What is the best-case scenario for the defensive line moving forward?
Everyone plays up to their potential at the same time while Jaelan Phillips and Boss Tagaloa stay healthy. The unit is still the deepest on the defense, but the problem is that the depth is inexperienced. There’s no replacement for experience so the Bruins are at the mercy of time as they help their young players grow up.
Does Colorado have a drop back quarterback susceptible to a defensive end pass rush?
No, Steven Montez is a capable runner and can extra plays with his legs.
How close to 100 percent do you think Jaelan Phillips will be Saturday? What is the injury?
I’m not going to throw out a random number without having been able to observe any of practice, so I’ll just say he’s questionable for Saturday. It’s an ankle sprain, unsure if it was defined if it was defined as a high ankle sprain.
The interior defensive line needs an upgrade in performance. Chigozie Nnoruka seems to be the most active but how good is he at the point of attack? Is Boss Tagaloa finally ready to become Kenny Clark 2.0 as we all expected? More reps for Greg Rogers and maybe Martin Andrus?
Chigozie Nnoruka has been the best of the young defensive linemen but he’s also playing at a new position, so he’s had some adjusting to do. He was recruited as a defensive end, but is now playing inside. Boss Tagaloa has been slowed by an injury. He can’t be any version of Kenny Clark or even any version of himself for that matter on the bench. I’m surprised that Martin Andrus burned his redshirt. If there was one freshman defensive lineman who was going to go this year, I would have thought it was going to be Greg Rogers. But Andrus gives the defensive line good size on the inside, although he is still young.
Do beat writers like yourself travel with the team or separately?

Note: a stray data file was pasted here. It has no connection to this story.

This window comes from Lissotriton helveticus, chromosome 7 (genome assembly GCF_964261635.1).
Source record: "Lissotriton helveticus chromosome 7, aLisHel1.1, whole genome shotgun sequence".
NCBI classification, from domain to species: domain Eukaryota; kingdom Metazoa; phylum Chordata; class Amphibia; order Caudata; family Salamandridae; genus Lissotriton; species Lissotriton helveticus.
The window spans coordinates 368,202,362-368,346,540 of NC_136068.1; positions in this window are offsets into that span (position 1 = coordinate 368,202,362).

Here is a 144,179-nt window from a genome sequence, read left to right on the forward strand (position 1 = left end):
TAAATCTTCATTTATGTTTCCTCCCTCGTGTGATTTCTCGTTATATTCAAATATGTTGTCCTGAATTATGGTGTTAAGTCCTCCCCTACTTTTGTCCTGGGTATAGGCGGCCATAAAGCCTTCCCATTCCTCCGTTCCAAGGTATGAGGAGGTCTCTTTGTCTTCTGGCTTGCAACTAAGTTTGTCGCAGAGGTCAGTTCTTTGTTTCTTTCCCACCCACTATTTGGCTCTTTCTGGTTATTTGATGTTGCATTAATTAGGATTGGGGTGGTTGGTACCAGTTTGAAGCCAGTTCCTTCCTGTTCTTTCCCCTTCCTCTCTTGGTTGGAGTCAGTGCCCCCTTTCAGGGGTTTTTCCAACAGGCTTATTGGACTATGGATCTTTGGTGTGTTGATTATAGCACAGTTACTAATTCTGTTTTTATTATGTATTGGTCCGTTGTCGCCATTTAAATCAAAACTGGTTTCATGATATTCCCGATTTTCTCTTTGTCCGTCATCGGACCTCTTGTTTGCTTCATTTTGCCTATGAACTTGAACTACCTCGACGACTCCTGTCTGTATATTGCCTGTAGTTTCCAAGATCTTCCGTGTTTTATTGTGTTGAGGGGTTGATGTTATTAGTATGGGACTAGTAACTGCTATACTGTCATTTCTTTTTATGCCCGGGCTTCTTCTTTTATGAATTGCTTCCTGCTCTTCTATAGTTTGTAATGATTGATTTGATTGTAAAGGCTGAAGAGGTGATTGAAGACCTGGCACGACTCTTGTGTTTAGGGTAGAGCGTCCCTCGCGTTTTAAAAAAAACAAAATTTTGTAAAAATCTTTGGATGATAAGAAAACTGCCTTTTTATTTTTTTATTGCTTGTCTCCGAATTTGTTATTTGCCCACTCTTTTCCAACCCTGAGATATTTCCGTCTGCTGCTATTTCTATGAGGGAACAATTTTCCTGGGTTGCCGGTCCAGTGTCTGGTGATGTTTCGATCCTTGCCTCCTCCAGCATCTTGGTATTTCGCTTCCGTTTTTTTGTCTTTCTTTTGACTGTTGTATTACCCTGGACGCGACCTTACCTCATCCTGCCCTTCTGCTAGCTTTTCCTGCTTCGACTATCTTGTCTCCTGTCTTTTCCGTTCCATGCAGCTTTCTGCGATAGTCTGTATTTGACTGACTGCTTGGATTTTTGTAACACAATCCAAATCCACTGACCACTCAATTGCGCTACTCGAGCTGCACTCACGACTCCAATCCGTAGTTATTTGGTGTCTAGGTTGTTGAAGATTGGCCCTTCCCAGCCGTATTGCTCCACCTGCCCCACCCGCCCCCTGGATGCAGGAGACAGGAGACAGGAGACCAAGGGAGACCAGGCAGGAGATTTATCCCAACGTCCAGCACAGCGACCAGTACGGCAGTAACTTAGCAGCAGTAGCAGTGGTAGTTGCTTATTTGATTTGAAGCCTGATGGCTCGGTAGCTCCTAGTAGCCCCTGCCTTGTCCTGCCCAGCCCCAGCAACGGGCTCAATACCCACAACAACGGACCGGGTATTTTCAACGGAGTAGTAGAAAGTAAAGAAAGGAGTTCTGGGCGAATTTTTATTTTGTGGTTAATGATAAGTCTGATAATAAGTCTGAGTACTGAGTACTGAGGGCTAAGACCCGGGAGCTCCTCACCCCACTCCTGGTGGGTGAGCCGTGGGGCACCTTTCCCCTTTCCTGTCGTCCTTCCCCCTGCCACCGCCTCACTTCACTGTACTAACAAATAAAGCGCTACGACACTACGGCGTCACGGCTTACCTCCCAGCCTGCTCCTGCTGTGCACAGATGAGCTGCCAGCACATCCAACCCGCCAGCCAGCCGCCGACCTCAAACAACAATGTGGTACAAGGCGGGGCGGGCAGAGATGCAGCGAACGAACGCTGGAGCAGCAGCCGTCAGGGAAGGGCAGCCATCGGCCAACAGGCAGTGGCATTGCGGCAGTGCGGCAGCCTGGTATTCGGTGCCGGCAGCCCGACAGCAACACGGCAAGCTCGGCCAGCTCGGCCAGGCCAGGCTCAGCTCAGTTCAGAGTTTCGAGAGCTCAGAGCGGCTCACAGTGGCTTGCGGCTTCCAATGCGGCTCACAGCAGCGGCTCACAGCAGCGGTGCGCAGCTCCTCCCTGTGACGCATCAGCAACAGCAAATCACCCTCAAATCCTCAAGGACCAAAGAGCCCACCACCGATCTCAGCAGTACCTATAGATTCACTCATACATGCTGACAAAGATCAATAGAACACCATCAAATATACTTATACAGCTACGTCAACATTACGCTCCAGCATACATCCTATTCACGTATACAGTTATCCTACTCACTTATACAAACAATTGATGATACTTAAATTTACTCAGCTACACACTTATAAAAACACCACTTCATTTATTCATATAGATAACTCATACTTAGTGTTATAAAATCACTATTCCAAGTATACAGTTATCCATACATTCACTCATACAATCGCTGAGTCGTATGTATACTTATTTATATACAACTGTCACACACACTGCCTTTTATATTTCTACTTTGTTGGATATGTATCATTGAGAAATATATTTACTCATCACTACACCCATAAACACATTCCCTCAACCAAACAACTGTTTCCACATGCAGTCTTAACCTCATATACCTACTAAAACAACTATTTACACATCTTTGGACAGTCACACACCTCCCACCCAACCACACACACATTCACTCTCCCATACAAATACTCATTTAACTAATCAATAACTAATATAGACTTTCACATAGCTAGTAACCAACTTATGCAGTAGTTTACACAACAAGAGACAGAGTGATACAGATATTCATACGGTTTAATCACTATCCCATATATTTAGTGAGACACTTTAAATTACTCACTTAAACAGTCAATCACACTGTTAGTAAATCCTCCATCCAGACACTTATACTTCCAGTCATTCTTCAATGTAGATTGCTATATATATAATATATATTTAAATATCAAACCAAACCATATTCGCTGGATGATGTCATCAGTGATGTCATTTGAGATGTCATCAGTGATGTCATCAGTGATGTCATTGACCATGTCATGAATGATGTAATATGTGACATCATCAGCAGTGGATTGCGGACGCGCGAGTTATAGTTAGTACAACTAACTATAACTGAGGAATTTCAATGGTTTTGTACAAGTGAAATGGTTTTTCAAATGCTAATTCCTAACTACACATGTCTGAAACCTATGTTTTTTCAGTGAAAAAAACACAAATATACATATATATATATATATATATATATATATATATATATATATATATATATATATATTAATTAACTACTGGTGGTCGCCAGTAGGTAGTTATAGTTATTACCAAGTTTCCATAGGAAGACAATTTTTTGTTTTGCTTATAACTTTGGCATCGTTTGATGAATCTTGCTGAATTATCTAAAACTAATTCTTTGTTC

We’re on our own for road games. The team charters while us lowly beat writers fly normal, commercial flights. You may see me Friday mornings before road games at LAX. I’m the one reading the media notes.
I know you don’t like making predictions, but in your opinion will UCLA at least be bowl eligible this year?
I had them pegged as a seven-win team at the beginning of the year and that’s still a possibility, but it’s looking more difficult than previously anticipated. Of the final eight games, there are five that seem up for grabs: Colorado, at Arizona, Oregon, Arizona State and Cal. The Arizona schools are not particularly strong and if UCLA plays the way it should, those should be victories. So the Bruins would be at four wins. Then to get bowl eligibility, it’ll come down to getting at least two wins out of games against Colorado (this weekend), Oregon and Cal. Oregon and Cal seem to be tougher than many expected, so it’s not going to be a lock.
The other three games on the schedule (at Washington, at Utah and at USC) are going to be extremely difficult and if UCLA can steal a win in any of those that would be very impressive.
Why do you think UCLA is now a 6.5-point favorite in this game?
Lines aren’t always indicative of what the outcome is expected to be. Sometimes they’re set to stimulate betting by placing a line that seems unlikely. And the Bruins are at home and while the Rose Bowl atmosphere doesn’t always seem like much, I’ve come to understand that home-field is advantage is usually worth three points to the spread.